W3C home > Mailing lists > Public > public-webrtc@w3.org > November 2013

Re: Why does screen sharing require a browser extension?

From: cowwoc <cowwoc@bbs.darktech.org>
Date: Tue, 26 Nov 2013 23:16:53 -0500
Message-ID: <52957235.2020901@bbs.darktech.org>
To: Silvia Pfeiffer <silviapfeiffer1@gmail.com>, Justin Uberti <juberti@google.com>
CC: Martin Thomson <martin.thomson@gmail.com>, "public-webrtc@w3.org" <public-webrtc@w3.org>
On 26/11/2013 10:43 PM, Silvia Pfeiffer wrote:
> If the screenshare chooser provides some information such as "Warning:
> only click ok if you agree to give the website access to your desktop"
>   I think it can be made to work.
> WebRTC without native screen sharing is not living up to its
> potential, so I'd like to find a way to make this work asap.
> Cheers,
> Silvia.

Commenting specifically on the use of a browser extensions: We've been 
installing applications that had unlimited access to all our computers 
for years, and the world didn't end. Do we honestly expect browser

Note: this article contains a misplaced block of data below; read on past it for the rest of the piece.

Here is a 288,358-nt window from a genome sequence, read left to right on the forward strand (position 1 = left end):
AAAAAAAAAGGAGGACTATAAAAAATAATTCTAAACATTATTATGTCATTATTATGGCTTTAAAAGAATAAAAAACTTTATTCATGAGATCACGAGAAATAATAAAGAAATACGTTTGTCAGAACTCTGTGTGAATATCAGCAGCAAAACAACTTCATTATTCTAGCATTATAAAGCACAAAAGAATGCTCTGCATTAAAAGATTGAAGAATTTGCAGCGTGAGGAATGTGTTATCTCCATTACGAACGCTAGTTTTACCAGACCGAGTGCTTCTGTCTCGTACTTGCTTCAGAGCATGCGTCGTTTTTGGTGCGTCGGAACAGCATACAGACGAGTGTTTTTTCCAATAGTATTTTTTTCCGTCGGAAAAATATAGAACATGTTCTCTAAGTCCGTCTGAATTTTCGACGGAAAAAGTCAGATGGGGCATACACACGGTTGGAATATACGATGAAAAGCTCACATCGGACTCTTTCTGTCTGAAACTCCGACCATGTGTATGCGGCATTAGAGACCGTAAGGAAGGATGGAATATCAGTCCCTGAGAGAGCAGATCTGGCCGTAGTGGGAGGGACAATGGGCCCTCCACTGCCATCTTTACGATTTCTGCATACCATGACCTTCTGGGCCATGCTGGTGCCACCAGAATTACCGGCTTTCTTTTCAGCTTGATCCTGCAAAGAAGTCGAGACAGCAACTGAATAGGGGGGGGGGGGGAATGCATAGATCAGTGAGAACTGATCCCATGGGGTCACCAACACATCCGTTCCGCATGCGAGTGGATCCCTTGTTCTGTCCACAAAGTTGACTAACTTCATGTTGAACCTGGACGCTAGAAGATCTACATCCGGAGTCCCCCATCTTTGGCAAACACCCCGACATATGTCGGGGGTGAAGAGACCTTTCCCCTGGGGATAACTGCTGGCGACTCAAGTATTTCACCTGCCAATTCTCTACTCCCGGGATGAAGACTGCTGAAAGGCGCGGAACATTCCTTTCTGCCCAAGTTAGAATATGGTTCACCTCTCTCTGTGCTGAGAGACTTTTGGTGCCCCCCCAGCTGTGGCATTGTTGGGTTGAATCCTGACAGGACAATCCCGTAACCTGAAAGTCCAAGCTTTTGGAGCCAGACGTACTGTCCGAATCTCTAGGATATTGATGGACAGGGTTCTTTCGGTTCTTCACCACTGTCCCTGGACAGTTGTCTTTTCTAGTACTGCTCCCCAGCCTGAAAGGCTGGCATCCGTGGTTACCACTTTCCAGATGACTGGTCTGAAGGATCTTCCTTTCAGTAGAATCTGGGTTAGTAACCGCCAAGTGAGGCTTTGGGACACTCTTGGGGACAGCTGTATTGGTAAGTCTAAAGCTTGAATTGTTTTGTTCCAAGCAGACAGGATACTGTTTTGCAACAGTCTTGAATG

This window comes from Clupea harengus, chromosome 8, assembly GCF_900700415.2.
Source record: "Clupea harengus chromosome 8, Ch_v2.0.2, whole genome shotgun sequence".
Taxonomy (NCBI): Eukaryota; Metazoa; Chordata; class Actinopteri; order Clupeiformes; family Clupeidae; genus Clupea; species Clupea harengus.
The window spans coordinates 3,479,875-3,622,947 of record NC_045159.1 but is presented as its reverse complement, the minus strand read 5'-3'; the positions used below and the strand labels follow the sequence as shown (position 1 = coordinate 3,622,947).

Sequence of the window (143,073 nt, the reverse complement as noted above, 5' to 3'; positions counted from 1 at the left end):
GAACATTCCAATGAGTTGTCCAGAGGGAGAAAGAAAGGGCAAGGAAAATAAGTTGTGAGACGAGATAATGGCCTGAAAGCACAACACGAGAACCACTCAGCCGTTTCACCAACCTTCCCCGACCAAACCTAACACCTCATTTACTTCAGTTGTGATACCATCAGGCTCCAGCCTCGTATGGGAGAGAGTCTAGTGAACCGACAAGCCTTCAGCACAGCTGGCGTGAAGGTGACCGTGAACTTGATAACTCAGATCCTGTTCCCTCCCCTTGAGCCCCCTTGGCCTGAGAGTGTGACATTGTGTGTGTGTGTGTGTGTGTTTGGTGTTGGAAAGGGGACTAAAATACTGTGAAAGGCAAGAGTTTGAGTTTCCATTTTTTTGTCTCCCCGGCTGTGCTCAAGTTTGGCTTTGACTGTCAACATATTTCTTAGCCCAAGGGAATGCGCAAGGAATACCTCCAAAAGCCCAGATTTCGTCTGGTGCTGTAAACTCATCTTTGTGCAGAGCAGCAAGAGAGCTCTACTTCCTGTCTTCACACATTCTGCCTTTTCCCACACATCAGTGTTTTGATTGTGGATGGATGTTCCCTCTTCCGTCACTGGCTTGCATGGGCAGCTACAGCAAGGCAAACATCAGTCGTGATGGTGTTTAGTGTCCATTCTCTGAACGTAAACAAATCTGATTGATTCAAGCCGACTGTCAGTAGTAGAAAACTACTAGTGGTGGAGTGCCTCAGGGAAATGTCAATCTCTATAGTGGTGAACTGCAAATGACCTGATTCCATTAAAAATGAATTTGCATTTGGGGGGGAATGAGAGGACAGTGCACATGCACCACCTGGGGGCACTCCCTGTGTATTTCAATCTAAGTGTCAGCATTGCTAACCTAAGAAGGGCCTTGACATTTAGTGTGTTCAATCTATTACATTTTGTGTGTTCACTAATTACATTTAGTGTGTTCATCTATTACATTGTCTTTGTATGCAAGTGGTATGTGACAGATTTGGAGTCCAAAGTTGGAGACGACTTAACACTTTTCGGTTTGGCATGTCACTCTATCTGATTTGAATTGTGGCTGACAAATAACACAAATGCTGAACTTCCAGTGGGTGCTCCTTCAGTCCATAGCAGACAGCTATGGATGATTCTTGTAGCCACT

vendors to detect and ban malicious apps faster than anti-virus 
companies? If misbehaving iframes are so difficult to detect, how do 
browser vendors plan to detect malicious apps?

Browser vendors are spread thin, with more bugs filed than fixed with 
every passing day. Anti-virus companies have dedicated teams that do 
nothing other than detect and ban malicious apps. If I had to guess, I'd 
say that anti-virus companies will do a better job. They roll out 
updates multiple times a day while browsers roll out updates multiple 
times a month. There is just no comparison. Most of them already have 
the ability to scan for and ban specific webapps.

I further agree with Steve that the feature needs to be portable across 
browsers, and pushing it into browser extensions prevents this from 

Received on Wednesday, 27 November 2013 04:18:07 UTC

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